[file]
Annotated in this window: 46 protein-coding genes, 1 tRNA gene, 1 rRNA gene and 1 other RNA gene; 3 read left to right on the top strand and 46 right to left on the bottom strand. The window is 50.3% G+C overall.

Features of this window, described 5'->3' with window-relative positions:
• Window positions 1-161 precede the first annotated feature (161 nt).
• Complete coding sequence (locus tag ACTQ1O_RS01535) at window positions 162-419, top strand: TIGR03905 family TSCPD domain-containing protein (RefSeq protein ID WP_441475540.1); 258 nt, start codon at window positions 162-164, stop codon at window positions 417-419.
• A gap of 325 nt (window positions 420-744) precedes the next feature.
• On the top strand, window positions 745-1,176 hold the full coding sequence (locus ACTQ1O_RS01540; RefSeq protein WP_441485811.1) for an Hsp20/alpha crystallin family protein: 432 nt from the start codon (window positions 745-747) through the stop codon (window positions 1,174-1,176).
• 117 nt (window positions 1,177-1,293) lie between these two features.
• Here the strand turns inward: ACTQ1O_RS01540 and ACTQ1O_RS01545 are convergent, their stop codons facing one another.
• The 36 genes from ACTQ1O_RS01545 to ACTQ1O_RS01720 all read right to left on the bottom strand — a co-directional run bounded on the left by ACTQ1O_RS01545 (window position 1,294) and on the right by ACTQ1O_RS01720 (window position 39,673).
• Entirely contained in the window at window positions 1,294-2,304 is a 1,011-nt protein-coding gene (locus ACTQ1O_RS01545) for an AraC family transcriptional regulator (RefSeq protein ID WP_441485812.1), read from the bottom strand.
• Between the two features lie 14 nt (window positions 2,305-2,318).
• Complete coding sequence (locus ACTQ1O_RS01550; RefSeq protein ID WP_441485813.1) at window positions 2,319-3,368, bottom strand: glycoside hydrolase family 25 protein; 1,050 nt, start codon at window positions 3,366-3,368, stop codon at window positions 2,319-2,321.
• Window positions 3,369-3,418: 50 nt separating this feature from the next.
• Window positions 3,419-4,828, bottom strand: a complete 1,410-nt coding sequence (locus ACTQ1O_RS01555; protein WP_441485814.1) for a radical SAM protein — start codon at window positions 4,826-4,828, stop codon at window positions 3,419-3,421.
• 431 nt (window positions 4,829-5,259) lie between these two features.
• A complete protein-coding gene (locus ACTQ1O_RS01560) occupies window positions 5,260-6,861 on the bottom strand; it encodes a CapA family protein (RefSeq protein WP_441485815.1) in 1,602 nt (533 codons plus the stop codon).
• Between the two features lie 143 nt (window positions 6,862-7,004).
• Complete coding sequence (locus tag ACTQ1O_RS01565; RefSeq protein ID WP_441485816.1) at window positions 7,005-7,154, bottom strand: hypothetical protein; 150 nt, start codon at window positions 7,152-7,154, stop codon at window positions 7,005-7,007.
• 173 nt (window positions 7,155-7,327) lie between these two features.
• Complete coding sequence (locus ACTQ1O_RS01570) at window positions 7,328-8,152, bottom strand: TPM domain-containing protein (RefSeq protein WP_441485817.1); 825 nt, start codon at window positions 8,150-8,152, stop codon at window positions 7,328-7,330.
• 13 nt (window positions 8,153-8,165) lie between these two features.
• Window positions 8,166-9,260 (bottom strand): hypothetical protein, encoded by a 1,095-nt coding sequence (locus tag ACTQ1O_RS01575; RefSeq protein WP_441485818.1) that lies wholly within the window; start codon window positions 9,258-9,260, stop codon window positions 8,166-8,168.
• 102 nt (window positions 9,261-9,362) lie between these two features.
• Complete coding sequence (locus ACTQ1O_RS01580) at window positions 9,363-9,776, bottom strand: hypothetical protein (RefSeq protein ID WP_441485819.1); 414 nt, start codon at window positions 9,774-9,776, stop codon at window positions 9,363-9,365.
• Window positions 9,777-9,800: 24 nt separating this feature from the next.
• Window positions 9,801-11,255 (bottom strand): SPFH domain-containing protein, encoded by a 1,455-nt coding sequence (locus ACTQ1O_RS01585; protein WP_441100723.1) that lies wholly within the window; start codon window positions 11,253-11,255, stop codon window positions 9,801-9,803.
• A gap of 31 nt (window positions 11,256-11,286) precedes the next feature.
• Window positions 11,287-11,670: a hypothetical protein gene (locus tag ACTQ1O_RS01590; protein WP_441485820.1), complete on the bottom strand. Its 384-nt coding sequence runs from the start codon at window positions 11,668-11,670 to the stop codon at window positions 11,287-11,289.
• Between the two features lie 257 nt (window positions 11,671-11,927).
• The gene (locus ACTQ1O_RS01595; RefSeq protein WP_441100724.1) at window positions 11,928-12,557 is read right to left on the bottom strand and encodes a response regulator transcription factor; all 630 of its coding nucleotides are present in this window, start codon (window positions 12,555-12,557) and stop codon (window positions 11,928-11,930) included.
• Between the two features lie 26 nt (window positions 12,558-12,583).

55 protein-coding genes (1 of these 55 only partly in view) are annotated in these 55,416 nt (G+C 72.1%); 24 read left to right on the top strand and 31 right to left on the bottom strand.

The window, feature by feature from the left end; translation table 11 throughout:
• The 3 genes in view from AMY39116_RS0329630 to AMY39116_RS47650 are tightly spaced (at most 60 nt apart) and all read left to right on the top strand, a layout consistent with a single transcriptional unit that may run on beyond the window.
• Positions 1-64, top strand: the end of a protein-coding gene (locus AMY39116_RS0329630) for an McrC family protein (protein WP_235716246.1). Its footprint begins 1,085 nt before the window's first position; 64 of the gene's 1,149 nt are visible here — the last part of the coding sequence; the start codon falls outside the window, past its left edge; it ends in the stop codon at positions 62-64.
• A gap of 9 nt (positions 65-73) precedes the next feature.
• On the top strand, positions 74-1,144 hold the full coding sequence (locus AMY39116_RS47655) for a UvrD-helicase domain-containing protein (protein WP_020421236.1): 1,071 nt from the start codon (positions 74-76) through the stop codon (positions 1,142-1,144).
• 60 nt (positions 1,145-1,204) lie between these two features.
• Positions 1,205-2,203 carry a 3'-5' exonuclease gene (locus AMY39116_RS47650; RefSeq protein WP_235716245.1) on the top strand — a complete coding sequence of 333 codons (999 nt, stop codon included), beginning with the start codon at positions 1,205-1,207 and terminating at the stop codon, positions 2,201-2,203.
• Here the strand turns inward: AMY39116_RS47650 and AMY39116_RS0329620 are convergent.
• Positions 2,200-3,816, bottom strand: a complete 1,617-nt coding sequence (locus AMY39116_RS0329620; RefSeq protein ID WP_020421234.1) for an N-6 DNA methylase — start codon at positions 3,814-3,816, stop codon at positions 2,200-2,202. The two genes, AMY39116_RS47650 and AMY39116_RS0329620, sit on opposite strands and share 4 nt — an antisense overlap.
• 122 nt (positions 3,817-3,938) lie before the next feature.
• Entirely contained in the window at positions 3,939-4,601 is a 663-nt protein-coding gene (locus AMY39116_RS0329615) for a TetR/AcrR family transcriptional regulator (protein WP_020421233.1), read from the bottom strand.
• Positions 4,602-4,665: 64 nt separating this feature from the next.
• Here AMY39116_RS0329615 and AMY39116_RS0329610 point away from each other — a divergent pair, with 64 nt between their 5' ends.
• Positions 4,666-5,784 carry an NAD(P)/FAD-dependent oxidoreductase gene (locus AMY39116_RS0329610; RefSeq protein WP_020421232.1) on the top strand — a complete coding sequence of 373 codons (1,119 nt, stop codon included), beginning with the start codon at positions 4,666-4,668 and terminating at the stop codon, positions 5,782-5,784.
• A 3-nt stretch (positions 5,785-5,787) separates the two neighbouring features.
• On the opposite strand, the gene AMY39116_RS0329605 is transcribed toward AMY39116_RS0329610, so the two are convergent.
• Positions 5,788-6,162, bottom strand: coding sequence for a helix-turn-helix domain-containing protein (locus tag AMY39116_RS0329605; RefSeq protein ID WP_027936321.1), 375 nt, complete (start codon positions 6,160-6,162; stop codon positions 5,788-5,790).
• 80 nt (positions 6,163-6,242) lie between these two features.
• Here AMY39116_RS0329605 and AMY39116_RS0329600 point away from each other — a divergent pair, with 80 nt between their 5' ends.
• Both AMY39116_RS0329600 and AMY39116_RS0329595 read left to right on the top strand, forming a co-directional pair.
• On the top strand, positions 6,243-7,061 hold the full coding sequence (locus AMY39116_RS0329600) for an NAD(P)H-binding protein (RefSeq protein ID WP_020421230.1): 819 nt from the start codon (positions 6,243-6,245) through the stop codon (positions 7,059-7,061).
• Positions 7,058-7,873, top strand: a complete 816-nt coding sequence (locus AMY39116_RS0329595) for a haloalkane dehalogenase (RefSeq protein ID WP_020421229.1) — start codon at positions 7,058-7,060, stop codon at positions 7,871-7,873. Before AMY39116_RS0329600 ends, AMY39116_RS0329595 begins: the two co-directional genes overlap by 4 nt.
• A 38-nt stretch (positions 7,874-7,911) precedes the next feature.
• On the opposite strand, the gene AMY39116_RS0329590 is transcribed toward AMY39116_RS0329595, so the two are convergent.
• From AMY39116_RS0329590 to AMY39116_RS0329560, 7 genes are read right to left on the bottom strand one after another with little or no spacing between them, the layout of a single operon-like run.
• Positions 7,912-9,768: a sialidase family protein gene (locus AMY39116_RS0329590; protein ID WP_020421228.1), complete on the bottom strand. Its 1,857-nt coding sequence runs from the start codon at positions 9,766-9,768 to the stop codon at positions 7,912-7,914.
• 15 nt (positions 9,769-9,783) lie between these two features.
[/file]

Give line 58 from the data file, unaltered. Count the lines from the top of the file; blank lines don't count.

• Positions 7,912-9,768: a sialidase family protein gene (locus AMY39116_RS0329590; protein ID WP_020421228.1), complete on the bottom strand. Its 1,857-nt coding sequence runs from the start codon at positions 9,766-9,768 to the stop codon at positions 7,912-7,914.